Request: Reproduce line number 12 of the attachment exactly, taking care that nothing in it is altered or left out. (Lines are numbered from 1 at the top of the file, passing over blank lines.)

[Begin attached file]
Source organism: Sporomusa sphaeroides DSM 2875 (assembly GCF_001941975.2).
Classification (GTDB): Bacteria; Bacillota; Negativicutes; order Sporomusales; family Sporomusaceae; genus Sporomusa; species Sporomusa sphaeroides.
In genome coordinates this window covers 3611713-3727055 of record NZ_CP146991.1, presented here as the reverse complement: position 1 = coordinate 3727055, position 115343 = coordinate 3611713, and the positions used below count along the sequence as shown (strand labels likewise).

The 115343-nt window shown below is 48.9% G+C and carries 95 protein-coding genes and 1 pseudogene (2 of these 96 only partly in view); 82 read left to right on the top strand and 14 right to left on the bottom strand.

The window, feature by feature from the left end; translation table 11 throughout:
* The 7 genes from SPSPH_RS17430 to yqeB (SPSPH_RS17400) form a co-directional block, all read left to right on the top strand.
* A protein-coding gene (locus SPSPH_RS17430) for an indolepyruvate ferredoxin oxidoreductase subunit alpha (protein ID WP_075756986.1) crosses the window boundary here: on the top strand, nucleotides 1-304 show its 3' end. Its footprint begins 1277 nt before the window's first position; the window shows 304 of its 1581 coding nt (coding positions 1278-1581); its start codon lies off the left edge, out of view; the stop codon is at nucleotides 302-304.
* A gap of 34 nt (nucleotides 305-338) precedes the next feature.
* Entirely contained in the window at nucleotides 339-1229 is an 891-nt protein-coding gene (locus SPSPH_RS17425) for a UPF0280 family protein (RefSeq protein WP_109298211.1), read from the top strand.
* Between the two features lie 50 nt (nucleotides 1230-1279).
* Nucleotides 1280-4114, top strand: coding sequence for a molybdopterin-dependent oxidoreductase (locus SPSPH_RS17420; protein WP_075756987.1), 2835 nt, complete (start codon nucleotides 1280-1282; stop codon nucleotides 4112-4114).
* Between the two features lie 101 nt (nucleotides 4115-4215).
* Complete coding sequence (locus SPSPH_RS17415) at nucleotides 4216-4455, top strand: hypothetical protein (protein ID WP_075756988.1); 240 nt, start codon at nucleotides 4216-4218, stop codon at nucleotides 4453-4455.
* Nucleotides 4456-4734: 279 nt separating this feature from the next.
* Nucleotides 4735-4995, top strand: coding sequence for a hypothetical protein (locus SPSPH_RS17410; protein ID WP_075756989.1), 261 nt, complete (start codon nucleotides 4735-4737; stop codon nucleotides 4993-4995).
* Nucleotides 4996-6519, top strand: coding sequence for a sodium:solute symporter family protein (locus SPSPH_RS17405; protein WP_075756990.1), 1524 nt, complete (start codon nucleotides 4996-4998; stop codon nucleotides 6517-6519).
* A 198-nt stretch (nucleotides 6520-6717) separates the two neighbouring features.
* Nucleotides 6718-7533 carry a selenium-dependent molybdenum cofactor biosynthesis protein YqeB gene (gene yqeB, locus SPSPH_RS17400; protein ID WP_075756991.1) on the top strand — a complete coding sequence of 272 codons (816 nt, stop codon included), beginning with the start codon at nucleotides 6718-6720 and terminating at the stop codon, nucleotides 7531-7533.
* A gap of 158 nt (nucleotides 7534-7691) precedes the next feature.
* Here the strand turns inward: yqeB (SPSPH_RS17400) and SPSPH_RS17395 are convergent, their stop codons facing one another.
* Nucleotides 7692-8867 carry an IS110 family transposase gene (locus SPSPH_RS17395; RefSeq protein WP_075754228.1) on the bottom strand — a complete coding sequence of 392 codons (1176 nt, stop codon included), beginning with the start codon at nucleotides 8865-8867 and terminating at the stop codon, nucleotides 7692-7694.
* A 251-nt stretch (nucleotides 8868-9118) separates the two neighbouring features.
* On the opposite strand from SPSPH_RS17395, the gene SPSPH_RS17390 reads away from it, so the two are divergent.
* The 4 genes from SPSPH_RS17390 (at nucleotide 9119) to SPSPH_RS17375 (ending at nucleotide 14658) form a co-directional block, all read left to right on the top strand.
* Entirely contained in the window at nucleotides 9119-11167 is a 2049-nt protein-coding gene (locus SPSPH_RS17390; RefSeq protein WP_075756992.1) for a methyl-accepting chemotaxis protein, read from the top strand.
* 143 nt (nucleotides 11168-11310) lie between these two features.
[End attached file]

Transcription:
* Between the two features lie 101 nt (nucleotides 4115-4215).